3. The effect of the wind is very considerable, on a double account; for the same observations shew a very odd quality in the vapours of water, viz, that of adhering and hanging to the surface that exhaled them, which they clothe as it were with a fleece of vapourous air; which once investing the vapour, it afterwards rises in much less quantity. Whence, the quantity of water lost in 24 hours, when the air is very still, was very small, in proportion to what went off when there was a strong gale of wind abroad to dissipate the fleece, and make room for the emission of vapour; and this, even though the experiment was made in a place as close from the wind as could be contrived. Add, that this fleece of water, hanging to the surface of waters in still weather, is the occasion of very strange appearances, by the refraction of the vapours differing from and exceeding that of common air: whence every thing appears raised, as houses like steeples, ships as on land above the water, the land raised, and as it were lifted from the sea, &c.

4. The same experiments shew that the Evaporation in May, June, July, and August, which are nearly equal, are about three times as great as those in the months of November, December, January, and February. Philos. Trans. numb. 212, or Abr. vol. 2, pa. 110.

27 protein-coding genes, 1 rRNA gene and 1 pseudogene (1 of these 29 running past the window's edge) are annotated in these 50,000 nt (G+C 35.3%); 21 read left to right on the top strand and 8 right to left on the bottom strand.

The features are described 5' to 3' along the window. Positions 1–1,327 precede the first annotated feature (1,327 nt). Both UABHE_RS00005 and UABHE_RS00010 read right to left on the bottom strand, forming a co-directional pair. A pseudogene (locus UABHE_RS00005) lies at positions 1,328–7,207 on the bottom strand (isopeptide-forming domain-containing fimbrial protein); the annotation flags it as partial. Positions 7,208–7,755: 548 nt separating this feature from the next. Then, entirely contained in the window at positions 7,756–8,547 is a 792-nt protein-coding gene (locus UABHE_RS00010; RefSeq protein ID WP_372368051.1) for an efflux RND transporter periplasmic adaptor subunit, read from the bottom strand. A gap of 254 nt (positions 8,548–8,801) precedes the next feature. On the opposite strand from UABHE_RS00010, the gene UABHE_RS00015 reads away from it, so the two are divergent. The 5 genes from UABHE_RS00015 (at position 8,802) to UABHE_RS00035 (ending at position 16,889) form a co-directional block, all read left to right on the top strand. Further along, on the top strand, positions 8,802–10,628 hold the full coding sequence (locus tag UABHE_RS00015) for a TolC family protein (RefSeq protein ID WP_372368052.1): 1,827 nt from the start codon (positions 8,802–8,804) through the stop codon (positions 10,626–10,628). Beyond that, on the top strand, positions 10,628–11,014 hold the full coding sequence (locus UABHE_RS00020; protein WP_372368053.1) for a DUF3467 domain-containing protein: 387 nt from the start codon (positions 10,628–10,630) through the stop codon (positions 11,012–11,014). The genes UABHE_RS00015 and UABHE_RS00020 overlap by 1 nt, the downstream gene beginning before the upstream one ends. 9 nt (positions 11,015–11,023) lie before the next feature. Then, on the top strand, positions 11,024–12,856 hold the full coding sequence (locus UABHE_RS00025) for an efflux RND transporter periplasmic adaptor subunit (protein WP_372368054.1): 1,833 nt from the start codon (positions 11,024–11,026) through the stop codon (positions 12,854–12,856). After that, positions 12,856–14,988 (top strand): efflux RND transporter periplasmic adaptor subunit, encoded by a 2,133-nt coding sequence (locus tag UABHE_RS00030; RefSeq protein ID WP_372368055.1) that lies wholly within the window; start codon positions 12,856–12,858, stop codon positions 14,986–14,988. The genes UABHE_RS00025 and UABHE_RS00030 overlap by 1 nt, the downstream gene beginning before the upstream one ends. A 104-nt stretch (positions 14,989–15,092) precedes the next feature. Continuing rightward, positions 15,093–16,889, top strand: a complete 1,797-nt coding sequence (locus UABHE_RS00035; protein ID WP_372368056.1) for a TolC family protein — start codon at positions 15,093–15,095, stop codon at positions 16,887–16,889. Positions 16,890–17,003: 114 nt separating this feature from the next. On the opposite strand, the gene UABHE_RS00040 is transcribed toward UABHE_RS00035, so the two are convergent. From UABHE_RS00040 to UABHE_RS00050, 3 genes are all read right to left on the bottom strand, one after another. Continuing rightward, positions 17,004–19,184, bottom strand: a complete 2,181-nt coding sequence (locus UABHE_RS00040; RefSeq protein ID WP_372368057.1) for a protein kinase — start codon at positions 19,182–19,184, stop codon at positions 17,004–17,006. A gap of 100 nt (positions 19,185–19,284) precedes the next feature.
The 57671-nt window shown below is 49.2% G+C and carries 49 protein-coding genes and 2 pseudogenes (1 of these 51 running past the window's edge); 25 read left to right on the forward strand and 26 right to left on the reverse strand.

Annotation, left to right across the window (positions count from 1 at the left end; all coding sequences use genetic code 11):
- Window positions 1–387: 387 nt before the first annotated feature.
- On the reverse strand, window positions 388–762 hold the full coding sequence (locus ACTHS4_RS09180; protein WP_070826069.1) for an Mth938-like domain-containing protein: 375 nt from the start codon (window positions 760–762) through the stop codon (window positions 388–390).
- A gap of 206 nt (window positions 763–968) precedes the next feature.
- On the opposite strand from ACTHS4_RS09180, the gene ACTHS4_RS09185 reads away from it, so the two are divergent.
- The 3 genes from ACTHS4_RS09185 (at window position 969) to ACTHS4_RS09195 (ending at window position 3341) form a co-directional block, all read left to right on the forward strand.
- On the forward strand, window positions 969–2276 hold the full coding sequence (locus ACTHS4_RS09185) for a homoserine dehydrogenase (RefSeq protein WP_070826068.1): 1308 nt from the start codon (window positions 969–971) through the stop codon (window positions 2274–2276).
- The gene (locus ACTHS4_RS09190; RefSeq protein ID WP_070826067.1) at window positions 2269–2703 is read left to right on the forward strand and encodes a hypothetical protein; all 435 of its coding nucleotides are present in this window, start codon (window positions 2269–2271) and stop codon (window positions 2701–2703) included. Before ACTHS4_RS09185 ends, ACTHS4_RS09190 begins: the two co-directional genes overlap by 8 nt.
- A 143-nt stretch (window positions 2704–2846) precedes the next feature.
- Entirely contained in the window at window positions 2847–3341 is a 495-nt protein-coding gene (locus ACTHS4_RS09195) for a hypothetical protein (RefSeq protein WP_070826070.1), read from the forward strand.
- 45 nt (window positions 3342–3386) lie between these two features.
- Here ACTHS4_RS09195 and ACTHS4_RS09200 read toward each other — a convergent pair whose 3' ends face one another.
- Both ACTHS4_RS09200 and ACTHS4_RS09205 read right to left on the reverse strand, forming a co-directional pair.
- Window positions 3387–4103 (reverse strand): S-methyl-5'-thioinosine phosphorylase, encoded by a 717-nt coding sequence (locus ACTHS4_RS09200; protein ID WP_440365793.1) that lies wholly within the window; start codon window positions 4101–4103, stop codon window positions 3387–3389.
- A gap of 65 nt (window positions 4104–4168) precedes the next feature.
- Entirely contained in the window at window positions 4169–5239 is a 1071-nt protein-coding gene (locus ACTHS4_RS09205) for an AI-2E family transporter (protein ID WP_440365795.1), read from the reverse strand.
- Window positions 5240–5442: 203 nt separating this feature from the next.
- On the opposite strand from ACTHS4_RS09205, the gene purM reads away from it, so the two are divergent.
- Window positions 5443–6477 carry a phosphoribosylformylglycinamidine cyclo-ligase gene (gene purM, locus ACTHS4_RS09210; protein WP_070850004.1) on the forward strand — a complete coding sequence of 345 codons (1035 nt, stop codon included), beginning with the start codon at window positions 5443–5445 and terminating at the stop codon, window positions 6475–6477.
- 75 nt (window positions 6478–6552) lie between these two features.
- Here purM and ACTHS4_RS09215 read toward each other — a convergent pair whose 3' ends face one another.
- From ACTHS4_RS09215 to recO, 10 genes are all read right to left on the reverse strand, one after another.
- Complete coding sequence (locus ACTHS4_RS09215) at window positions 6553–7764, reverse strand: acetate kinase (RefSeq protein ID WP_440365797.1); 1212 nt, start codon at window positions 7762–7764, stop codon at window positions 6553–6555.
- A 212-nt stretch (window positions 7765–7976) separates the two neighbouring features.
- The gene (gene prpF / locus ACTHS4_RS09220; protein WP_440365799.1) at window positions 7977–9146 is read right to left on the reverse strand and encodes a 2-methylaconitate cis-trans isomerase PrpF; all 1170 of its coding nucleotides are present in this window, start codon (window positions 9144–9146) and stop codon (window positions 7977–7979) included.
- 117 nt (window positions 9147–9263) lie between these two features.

Dr. Brownrigg, in his Art of making common salt, pa. 189, fixes the Evaporation of some parts of England at 73.8 inches during the months of May, June, July, and August; and the Evaporation of the whole year at more than 140 inches. But the Evaporation of the four summer months at Liverpool, on a medium of 4 years, was found to be only 18.88 inches. Also Dr. Hales calculates the greatest annual Evaporation from the surface of the earth in England at 6.66 inches; and therefore the annual Evaporation from a surface of water, is to the annual Evaporation from the surface of the earth at Liverpool, nearly as 6 to 1. Philos. Trans. vol. 67, ubi supra.

In the Transactions of the American Philosophical Society, vol. 3, pa. 125, there is an ingenious paper on Evaporation, by Dr. Wistar. It is there shewn, that evaporation arises when the moist body is warmer than the medium it is inclosed in. And, on the contrary, it acquires moisture from the air, when the body is the colder. This carrying off, and acquiring of moisture, it is shewn, is by the passage of heat out of the body, or into it.

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Entry taken from A Mathematical and Philosophical Dictionary, by Charles Hutton, 1796.

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EULER (Leonard)